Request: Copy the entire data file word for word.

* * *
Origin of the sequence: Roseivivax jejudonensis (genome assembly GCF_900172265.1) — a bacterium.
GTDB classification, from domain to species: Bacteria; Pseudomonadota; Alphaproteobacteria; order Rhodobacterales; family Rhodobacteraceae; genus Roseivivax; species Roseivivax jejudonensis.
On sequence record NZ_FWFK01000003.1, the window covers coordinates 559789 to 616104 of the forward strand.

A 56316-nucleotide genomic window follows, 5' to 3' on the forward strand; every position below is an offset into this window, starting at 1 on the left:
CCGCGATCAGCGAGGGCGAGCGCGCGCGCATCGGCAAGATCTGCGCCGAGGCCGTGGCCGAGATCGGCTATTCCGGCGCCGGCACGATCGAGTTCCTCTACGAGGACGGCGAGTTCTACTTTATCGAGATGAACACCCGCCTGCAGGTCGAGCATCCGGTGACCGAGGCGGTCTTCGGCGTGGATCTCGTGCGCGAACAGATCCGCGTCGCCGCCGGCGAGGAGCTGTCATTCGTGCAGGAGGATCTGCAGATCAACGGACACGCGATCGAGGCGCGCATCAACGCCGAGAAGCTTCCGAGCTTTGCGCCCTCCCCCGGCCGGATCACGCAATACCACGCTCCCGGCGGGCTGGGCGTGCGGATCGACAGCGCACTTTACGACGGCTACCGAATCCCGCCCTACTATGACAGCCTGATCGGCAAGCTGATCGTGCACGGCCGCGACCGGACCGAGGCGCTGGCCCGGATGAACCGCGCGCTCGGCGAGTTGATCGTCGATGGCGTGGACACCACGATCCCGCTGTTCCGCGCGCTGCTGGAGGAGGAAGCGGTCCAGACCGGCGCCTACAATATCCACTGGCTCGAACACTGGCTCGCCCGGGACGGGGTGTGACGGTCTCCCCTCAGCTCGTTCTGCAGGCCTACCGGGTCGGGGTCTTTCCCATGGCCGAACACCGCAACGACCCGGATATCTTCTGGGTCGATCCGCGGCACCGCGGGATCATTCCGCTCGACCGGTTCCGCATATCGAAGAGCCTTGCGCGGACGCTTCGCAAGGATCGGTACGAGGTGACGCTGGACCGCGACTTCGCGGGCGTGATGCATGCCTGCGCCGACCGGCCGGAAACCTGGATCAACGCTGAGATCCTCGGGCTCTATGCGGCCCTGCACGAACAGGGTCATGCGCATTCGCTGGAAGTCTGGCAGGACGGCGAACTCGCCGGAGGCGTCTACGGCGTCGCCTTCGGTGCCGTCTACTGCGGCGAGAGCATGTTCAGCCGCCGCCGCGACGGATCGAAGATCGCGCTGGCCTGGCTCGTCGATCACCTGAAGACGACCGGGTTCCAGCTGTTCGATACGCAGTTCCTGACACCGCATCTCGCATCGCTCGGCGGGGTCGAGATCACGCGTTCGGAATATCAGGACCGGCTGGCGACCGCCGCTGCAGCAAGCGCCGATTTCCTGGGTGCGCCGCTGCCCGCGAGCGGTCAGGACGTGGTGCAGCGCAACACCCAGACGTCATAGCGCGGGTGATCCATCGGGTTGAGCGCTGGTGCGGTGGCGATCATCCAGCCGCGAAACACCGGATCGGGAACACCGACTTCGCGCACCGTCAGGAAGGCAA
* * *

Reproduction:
Origin of the sequence: Roseivivax jejudonensis (genome assembly GCF_900172265.1) — a bacterium.
GTDB classification, from domain to species: Bacteria; Pseudomonadota; Alphaproteobacteria; order Rhodobacterales; family Rhodobacteraceae; genus Roseivivax; species Roseivivax jejudonensis.
On sequence record NZ_FWFK01000003.1, the window covers coordinates 559789 to 616104 of the forward strand.

A 56316-nucleotide genomic window follows, 5' to 3' on the forward strand; every position below is an offset into this window, starting at 1 on the left:
CCGCGATCAGCGAGGGCGAGCGCGCGCGCATCGGCAAGATCTGCGCCGAGGCCGTGGCCGAGATCGGCTATTCCGGCGCCGGCACGATCGAGTTCCTCTACGAGGACGGCGAGTTCTACTTTATCGAGATGAACACCCGCCTGCAGGTCGAGCATCCGGTGACCGAGGCGGTCTTCGGCGTGGATCTCGTGCGCGAACAGATCCGCGTCGCCGCCGGCGAGGAGCTGTCATTCGTGCAGGAGGATCTGCAGATCAACGGACACGCGATCGAGGCGCGCATCAACGCCGAGAAGCTTCCGAGCTTTGCGCCCTCCCCCGGCCGGATCACGCAATACCACGCTCCCGGCGGGCTGGGCGTGCGGATCGACAGCGCACTTTACGACGGCTACCGAATCCCGCCCTACTATGACAGCCTGATCGGCAAGCTGATCGTGCACGGCCGCGACCGGACCGAGGCGCTGGCCCGGATGAACCGCGCGCTCGGCGAGTTGATCGTCGATGGCGTGGACACCACGATCCCGCTGTTCCGCGCGCTGCTGGAGGAGGAAGCGGTCCAGACCGGCGCCTACAATATCCACTGGCTCGAACACTGGCTCGCCCGGGACGGGGTGTGACGGTCTCCCCTCAGCTCGTTCTGCAGGCCTACCGGGTCGGGGTCTTTCCCATGGCCGAACACCGCAACGACCCGGATATCTTCTGGGTCGATCCGCGGCACCGCGGGATCATTCCGCTCGACCGGTTCCGCATATCGAAGAGCCTTGCGCGGACGCTTCGCAAGGATCGGTACGAGGTGACGCTGGACCGCGACTTCGCGGGCGTGATGCATGCCTGCGCCGACCGGCCGGAAACCTGGATCAACGCTGAGATCCTCGGGCTCTATGCGGCCCTGCACGAACAGGGTCATGCGCATTCGCTGGAAGTCTGGCAGGACGGCGAACTCGCCGGAGGCGTCTACGGCGTCGCCTTCGGTGCCGTCTACTGCGGCGAGAGCATGTTCAGCCGCCGCCGCGACGGATCGAAGATCGCGCTGGCCTGGCTCGTCGATCACCTGAAGACGACCGGGTTCCAGCTGTTCGATACGCAGTTCCTGACACCGCATCTCGCATCGCTCGGCGGGGTCGAGATCACGCGTTCGGAATATCAGGACCGGCTGGCGACCGCCGCTGCAGCAAGCGCCGATTTCCTGGGTGCGCCGCTGCCCGCGAGCGGTCAGGACGTGGTGCAGCGCAACACCCAGACGTCATAGCGCGGGTGATCCATCGGGTTGAGCGCTGGTGCGGTGGCGATCATCCAGCCGCGAAACACCGGATCGGGAACACCGACTTCGCGCACCGTCAGGAAGGCAA